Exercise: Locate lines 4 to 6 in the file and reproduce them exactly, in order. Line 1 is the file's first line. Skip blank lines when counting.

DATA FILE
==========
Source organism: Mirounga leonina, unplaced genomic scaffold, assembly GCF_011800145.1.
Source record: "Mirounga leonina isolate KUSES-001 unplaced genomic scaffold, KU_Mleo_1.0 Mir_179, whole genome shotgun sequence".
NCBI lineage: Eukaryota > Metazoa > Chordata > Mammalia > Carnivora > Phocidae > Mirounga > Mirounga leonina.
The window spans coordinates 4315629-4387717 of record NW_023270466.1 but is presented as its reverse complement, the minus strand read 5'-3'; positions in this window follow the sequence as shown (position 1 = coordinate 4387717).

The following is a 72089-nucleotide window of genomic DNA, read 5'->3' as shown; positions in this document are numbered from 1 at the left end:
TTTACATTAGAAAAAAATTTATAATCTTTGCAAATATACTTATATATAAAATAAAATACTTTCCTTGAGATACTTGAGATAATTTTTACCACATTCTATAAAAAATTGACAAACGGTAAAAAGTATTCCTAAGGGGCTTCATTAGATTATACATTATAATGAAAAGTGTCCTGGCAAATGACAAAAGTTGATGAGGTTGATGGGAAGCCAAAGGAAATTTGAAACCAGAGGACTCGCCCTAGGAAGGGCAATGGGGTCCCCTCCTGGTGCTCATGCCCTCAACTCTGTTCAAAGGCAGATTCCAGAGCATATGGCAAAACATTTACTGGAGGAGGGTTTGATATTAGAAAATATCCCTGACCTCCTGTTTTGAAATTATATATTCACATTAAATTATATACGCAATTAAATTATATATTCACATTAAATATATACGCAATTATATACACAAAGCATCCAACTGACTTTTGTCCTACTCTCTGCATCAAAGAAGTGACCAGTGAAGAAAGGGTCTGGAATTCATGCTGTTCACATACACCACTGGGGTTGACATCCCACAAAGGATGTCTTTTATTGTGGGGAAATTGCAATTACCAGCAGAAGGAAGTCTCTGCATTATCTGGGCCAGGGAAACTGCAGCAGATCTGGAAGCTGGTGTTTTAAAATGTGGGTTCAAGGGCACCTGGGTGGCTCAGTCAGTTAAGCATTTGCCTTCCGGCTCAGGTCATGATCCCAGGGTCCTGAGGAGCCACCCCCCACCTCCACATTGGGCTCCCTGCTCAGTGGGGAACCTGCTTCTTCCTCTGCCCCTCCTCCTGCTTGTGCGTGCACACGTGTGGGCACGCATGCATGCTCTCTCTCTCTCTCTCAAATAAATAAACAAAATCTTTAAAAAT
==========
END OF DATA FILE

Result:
The window spans coordinates 4315629-4387717 of record NW_023270466.1 but is presented as its reverse complement, the minus strand read 5'-3'; positions in this window follow the sequence as shown (position 1 = coordinate 4387717).

The following is a 72089-nucleotide window of genomic DNA, read 5'->3' as shown; positions in this document are numbered from 1 at the left end:
TTTACATTAGAAAAAAATTTATAATCTTTGCAAATATACTTATATATAAAATAAAATACTTTCCTTGAGATACTTGAGATAATTTTTACCACATTCTATAAAAAATTGACAAACGGTAAAAAGTATTCCTAAGGGGCTTCATTAGATTATACATTATAATGAAAAGTGTCCTGGCAAATGACAAAAGTTGATGAGGTTGATGGGAAGCCAAAGGAAATTTGAAACCAGAGGACTCGCCCTAGGAAGGGCAATGGGGTCCCCTCCTGGTGCTCATGCCCTCAACTCTGTTCAAAGGCAGATTCCAGAGCATATGGCAAAACATTTACTGGAGGAGGGTTTGATATTAGAAAATATCCCTGACCTCCTGTTTTGAAATTATATATTCACATTAAATTATATACGCAATTAAATTATATATTCACATTAAATATATACGCAATTATATACACAAAGCATCCAACTGACTTTTGTCCTACTCTCTGCATCAAAGAAGTGACCAGTGAAGAAAGGGTCTGGAATTCATGCTGTTCACATACACCACTGGGGTTGACATCCCACAAAGGATGTCTTTTATTGTGGGGAAATTGCAATTACCAGCAGAAGGAAGTCTCTGCATTATCTGGGCCAGGGAAACTGCAGCAGATCTGGAAGCTGGTGTTTTAAAATGTGGGTTCAAGGGCACCTGGGTGGCTCAGTCAGTTAAGCATTTGCCTTCCGGCTCAGGTCATGATCCCAGGGTCCTGAGGAGCCACCCCCCACCTCCACATTGGGCTCCCTGCTCAGTGGGGAACCTGCTTCTTCCTCTGCCCCTCCTCCTGCTTGTGCGTGCACACGTGTGGGCACGCATGCATGCTCTCTCTCTCTCTCTCAAATAAATAAACAAAATCTTTAAAAAT